The Goalie Training Dilemma

A window to your wheelhouse.

Wouldn’t it be cool if you could just open a window into the workings of the human body and see exactly what adaptations were occurring (both good and bad) with different goalie training programs?

Imagine.  You could do a set of heavy back squats and see your quads, glutes and hamstrings all get stronger, get better at utilizing energy and more resistant to fatigue.  But then you could look a little deeper and  – ‘oh oh’ it looks like we are also adding some wear and tear to the vertebral discs at the same time.

Okay, let’s contrast that to a set of barbell front squats – ah ha!  We get the same benefits to the legs without the back squat, but as we take a look at those vertebral discs we don’t see the same degree of wear and tear.  Okay, now we know exactly what to do – keep the front squat and can the back squat.

Of course it is not like that, so there is a dilemma there.  Ideally, as a strength and conditioning coach it would be great to have scientific research and proof guiding every aspect of program design.  The truth is, there simply isn’t.

The goal of science…

It is not all that surprising really. Scientific research is expensive and, oddly enough, most Universities and Colleges are more interested in finding a cure for cancer than they are in finding out the best way to strengthen hockey players.

What we get is lots of little pilot projects going on in gyms and training studios all over the world and coaches coming together (hopefully) to share their findings.  We see this guy producing lots of productive and injury resistant athletes over here – what is he doing?  Does that make sense based on the science that exists?  Now take a look at what they are doing over there – WOW – they are sending some of their athletes to the emergency room – let’s not do what they do.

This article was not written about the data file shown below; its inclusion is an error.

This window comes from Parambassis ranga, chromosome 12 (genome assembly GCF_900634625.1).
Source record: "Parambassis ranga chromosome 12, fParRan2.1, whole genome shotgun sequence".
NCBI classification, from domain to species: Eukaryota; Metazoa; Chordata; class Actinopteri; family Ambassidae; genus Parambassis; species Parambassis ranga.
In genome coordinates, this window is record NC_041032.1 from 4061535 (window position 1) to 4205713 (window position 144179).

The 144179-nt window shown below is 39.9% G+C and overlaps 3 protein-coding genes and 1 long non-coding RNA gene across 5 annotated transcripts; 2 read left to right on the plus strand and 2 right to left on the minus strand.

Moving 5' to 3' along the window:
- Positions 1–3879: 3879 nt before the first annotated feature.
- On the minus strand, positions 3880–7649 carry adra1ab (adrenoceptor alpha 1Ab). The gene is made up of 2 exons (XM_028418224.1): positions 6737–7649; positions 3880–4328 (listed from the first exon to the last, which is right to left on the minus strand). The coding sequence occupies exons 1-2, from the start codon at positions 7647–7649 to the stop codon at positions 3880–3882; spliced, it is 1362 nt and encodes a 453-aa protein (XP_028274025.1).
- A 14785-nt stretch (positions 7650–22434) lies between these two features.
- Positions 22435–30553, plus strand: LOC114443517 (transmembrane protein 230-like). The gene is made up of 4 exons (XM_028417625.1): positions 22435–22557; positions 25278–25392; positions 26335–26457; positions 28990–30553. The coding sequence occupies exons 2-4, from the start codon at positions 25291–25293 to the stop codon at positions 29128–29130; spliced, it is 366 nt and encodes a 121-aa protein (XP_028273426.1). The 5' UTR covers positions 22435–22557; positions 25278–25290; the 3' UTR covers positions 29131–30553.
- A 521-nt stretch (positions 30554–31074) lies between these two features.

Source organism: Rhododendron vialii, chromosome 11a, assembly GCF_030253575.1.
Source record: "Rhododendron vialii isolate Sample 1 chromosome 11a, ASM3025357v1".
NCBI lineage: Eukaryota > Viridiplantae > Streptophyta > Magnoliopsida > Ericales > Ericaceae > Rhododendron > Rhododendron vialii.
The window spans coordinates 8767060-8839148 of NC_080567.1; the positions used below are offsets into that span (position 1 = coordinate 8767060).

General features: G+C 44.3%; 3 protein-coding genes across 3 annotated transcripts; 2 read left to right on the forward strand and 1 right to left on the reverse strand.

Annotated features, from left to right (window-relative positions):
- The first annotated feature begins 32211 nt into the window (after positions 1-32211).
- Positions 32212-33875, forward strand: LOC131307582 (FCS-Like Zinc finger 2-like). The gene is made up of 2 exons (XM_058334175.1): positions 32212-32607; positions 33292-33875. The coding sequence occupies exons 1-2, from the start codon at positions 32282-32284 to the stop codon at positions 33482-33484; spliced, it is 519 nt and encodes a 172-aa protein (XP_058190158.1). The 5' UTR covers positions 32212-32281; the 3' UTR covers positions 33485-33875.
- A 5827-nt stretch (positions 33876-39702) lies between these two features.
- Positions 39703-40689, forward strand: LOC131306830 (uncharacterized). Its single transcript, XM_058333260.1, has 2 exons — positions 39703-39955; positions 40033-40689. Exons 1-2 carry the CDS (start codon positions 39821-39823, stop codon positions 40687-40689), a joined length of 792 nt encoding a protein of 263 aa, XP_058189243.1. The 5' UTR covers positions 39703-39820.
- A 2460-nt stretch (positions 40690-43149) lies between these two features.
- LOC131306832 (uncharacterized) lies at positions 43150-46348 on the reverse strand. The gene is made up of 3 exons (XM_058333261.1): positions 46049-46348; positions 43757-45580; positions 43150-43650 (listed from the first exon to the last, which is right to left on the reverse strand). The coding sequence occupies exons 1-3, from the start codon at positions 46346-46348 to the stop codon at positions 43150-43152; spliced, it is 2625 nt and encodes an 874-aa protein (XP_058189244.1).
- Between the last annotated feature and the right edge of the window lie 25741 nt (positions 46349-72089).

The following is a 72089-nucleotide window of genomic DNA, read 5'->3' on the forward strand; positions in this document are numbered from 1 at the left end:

If we sit around waiting from the ‘true science’ to catch up – I would not be using Kettlebells, the TRX or sleds yet.  You can see how waiting for the science is impractical.  Then take into account that some of the researchers (not all of them) have never actually trained a competitive athlete – their experience is truly theoretical so some of the research design can be flawed or the method of evaluation does not mirror the way the muscles are actually used in sport.

In the field practitioners usually lead the researchers in innovation.  A strength coach will have success with a new tool or method.  People will start talking about it – usually for a few years – and then a scientist may do a study to validate or contradict the reported benefits.

And although they may do a wonderful study to show that this training protocol increases the isokinetic force production of the knee extensors in a seated position – that does not translate into the way an athlete uses the knee extensors in sport, so how can we really use that information?

Einstein and VanGogh

So a great strength and conditioning coach is part scientist and part artist (VanGogh is my favourite).  They keep up with the current research, but are equipped with enough understanding of research methods to determine if the data is relevant to the athlete in motion.  They apply the concepts of the relevant research to their program design and observer the results.

A great strength and conditioning coach interacts with other coaches to see what is working for them – then they evaluate the methods based on the existing research and basic physiology – does it make sense.  Then they keep what works and discard what is not working or exercises that exceed the acceptable risk: reward ratio.

A great strength coach will continually be tweaking their program as they find better methods or re-discover old methods.  If your strength coach has used the exact same program for the last 2-years, then I suggest it is time to find a new strength coach.

So when someone asks me how I now my goalie training programs are the best, the truth is I don’t really know they are the best and over time they will change (I have already released a 2.0 version based on changes to my training methodology), but I do know they work and that is how I can offer the 60-day money back guarantee, because they are based on the current best practices.